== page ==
The case of Soto v. BogWarner Morse TEC started with a man working on an automobile assembly line in the 1950s through the late 1980s. During this time, he was reportedly exposed to a substance called asbestos.
By now, we all know asbestos, when airborne and breathed into the lungs, is deadly. It causes conditions such as asbestosis, a chronic lung condition, lung cancer and mesothelioma, a terminal form of cancer. The onset of these conditions is latent, often not appearing until decades after exposure.
Asbestos isn’t widely used today because of the known health risks, but its heat-resistant properties made it popular for years in the auto industry, shipping industry, construction industry and more. Many of the manufacturers of these products were aware of the potential danger, and either failed to warn or actively concealed these dangers to workers and consumers.
Today, many of these companies are now defendants in mesothelioma litigation, which is often complex and time-consuming. For this reason and because mesothelioma is so aggressive, many plaintiffs don’t personally live to see their cases resolved. That’s why family members often are the ones to carry on the case, as representatives or beneficiaries of decedent’s estate.
This was the case in Soto, recently before the California Court of Appeal, Second Appellate District, Division Four.
In late 2009, this former auto assembly line worker was diagnosed with mesothelioma. The only recognized cause of this illness is exposure to asbestos dust.
With this knowledge, he filed a personal injury lawsuit against a number of defendants just a few months after the diagnosis. He alleged strict products liability, fraud/failure to warn and breach of implied warranty. He immediately gave his testimony via video deposition before passing away in July 2010 – roughly eight months after his diagnosis.
His three adult daughters amended the complaint, listing themselves as representatives to his estate and asserting claims of wrongful death. They also later added his great-grandson as a plaintiff, arguing he was a minor in decedent’s household and was supported by decedent at the time of his death.
One of defendants was BogWarner (BWMT) whose predecessor produced products (auto clutches) installed into new vehicles at the auto manufacturer. At all times prior to decedent’s retirement, this was the only provider of clutches to the manufacturer, and all of those contained asbestos.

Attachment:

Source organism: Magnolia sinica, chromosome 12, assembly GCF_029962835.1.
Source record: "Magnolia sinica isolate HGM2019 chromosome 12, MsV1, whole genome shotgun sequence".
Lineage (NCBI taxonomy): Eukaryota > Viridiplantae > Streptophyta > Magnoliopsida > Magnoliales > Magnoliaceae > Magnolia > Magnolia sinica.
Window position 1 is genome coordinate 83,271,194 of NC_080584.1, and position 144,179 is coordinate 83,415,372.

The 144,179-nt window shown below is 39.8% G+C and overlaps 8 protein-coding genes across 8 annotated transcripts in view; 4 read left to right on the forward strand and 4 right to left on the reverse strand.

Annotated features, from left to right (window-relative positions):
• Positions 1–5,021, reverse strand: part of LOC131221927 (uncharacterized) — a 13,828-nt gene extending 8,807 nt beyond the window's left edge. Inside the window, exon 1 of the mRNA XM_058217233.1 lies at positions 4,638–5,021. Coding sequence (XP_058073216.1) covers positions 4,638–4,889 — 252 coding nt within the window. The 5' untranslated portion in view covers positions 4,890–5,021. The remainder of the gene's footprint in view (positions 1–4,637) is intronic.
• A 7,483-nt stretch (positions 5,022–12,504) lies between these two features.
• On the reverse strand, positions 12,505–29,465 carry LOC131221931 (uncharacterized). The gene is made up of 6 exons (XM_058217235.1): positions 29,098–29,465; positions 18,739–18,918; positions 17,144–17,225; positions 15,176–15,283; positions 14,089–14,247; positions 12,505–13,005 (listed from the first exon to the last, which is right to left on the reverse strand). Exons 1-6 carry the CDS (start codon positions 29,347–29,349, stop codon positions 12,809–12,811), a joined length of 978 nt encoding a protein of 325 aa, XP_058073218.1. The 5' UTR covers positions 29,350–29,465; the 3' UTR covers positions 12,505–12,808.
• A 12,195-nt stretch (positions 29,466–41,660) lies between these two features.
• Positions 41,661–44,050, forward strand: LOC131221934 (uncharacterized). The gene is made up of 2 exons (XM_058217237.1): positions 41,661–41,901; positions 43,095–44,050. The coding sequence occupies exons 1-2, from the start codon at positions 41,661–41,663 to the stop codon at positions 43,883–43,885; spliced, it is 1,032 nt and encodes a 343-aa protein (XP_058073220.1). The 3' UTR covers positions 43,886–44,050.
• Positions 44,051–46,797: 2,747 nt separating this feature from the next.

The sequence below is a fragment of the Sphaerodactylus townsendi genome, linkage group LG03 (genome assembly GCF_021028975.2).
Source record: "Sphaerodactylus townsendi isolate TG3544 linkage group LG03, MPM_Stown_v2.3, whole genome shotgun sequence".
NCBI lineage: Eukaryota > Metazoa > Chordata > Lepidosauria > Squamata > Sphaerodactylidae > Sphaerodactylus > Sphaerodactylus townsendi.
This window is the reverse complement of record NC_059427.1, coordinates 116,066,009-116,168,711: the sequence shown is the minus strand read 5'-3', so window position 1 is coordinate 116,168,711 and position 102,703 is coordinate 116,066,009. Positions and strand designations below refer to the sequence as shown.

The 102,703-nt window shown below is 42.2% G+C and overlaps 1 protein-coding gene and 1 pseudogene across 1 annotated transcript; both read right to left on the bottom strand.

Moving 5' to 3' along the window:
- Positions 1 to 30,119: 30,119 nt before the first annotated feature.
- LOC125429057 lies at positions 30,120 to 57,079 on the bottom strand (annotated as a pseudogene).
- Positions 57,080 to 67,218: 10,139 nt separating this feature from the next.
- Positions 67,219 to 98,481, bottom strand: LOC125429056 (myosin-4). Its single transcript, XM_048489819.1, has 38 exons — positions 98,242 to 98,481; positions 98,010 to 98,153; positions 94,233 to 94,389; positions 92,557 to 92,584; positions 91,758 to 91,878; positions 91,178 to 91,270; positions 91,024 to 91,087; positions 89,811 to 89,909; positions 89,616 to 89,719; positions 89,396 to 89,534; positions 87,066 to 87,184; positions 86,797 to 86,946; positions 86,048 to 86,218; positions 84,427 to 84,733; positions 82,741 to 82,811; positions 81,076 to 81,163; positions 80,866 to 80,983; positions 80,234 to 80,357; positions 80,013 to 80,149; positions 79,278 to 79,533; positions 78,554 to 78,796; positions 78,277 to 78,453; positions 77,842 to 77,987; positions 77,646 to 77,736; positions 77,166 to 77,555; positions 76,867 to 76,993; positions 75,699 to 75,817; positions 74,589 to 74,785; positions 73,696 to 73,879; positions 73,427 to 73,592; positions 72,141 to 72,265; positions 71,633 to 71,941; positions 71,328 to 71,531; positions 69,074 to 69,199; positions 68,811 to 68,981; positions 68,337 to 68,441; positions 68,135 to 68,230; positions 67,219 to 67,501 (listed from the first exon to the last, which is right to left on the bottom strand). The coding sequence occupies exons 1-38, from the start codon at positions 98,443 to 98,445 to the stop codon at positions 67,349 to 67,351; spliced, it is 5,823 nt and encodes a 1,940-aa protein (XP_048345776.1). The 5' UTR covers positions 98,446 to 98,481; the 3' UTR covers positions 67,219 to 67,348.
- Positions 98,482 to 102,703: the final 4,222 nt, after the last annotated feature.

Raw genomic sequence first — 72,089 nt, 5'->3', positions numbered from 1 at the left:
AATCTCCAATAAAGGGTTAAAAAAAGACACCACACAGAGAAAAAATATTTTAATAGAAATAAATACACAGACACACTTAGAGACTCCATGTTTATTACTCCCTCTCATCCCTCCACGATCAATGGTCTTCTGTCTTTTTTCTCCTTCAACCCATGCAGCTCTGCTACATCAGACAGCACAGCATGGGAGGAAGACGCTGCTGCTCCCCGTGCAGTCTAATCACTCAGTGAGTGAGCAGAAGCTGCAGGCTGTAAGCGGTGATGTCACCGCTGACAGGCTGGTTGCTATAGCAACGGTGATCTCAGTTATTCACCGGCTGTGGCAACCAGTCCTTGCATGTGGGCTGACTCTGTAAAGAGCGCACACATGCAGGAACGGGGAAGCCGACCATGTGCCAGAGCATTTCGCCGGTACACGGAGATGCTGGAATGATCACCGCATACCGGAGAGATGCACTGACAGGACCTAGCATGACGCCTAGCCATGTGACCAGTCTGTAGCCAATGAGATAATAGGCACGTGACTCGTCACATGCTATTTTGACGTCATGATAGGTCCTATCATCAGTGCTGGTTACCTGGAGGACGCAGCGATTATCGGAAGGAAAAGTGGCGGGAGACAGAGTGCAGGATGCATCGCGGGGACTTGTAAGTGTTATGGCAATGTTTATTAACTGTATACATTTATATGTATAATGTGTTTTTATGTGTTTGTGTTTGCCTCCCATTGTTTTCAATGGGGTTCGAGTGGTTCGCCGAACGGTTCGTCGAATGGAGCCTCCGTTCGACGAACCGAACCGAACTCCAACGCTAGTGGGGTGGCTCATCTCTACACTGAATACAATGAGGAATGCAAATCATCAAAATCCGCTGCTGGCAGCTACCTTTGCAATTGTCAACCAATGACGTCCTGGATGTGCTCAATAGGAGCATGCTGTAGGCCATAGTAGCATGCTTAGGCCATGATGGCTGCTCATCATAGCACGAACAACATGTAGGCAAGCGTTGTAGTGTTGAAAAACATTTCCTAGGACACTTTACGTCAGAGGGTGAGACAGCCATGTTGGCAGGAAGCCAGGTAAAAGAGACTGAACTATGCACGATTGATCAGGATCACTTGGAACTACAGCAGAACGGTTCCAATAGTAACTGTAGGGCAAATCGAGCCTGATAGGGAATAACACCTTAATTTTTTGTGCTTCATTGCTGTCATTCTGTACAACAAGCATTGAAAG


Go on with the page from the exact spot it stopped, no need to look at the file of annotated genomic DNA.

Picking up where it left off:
There was, however, evidence that decedent may have been exposed to asbestos also while he was a child, when his father, working as a laborer at a smelting plant, used to return home covered with heavy dust that may or may not have been asbestos. Additionally, decedent had worked at that same plant for three years during his youth, and it was known asbestos was used at the plant, but there was no evidence presented that he had any hands-on exposure with asbestos products.
There was also question as to the great-grandson’s entitlement to damages as someone who was “supported” by decedent. It was true he lived in decedent’s home with him, as well as his parents, who rarely paid rent. He also sometimes paid for the child’s daycare, looked after him, bought him toys and other gifts. However, he was not listed as a dependent on decedent’s personal income taxes.
At trial, all three daughters provided emotional testimony regarding their relationship with their father and the impact his death had on them. All were close to him.
During closing arguments, plaintiff counsel made a number of emotionally-charged statements asserting defense knew it was poisoning workers and urged jurors to punish defense for this. Defense never objected to these statements.
Jurors unanimously agreed decedent’s asbestos exposure was caused by defendant’s predecessor and also found this to be a substantial factor in his death. Jurors awarded $60,000 in economic damages to decedent’s estate and an additional $130,500 to each daughter for economic damages. They also awarded a total of $2 million in non-economic damages to the surviving daughters.
Defendant BWMT was assigned 35 percent of the fault (with auto manufacturer assigned 40 percent and the smelting company 25 percent).
Further the jurors also found BWMT had acted with malice or oppression and awarded punitive damages. However, they did not find the great-grandson was entitled to damages because was not a dependent for more than one-half his support.
The appeals court affirmed in all but one respect: The punitive damages. The court ruled plaintiff’s evidence of defense financial condition was not sufficient to sustain the award. It was otherwise upheld.
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Soto v. BogWarner Morse TEC , Aug. 5, 2015, California Court of Appeal, Second Appellate District, Division Four
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Munn v. Hotchkiss Sch. – $41.5M Damage Award to be Weighed by a State Supreme Court, Aug. 3, 2015, Boca Raton Injury Lawyer Blog